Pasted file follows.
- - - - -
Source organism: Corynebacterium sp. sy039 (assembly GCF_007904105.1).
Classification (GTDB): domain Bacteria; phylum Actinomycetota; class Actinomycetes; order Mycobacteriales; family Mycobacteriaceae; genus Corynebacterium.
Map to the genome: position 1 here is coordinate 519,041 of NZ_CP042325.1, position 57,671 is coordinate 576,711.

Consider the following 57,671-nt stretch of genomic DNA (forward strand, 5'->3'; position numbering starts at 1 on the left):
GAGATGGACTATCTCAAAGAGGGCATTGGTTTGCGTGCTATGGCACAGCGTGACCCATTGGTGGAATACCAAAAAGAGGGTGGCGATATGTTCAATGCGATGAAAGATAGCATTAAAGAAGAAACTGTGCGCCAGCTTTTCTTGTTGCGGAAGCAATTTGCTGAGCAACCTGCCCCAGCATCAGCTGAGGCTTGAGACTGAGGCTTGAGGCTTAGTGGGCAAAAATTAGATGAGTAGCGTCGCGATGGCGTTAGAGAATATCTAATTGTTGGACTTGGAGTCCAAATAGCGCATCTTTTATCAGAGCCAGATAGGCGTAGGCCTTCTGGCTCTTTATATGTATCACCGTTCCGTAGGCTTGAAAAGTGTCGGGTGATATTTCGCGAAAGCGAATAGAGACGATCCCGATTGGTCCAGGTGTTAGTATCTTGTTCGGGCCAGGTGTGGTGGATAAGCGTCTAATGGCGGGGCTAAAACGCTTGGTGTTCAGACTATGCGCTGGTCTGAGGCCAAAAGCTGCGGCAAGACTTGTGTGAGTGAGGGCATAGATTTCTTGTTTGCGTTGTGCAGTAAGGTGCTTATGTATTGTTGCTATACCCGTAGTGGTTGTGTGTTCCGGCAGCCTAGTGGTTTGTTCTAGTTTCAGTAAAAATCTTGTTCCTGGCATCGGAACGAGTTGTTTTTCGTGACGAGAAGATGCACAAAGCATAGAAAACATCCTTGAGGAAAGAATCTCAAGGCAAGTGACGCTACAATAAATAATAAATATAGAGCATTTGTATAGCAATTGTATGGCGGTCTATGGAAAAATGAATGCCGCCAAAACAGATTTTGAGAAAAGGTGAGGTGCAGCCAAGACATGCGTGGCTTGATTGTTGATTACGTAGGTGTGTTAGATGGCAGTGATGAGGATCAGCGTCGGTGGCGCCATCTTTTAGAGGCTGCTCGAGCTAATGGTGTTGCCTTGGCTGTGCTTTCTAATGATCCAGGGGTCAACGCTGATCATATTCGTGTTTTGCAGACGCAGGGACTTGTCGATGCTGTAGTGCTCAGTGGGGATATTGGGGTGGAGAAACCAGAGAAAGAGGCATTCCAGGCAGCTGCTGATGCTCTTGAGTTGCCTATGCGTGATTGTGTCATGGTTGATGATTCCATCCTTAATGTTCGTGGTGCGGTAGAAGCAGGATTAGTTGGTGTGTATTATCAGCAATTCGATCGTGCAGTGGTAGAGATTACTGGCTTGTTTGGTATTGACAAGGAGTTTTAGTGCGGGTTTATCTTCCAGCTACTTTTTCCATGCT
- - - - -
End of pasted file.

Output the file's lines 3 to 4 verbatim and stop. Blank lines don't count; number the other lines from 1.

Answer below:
Map to the genome: position 1 here is coordinate 519,041 of NZ_CP042325.1, position 57,671 is coordinate 576,711.

Consider the following 57,671-nt stretch of genomic DNA (forward strand, 5'->3'; position numbering starts at 1 on the left):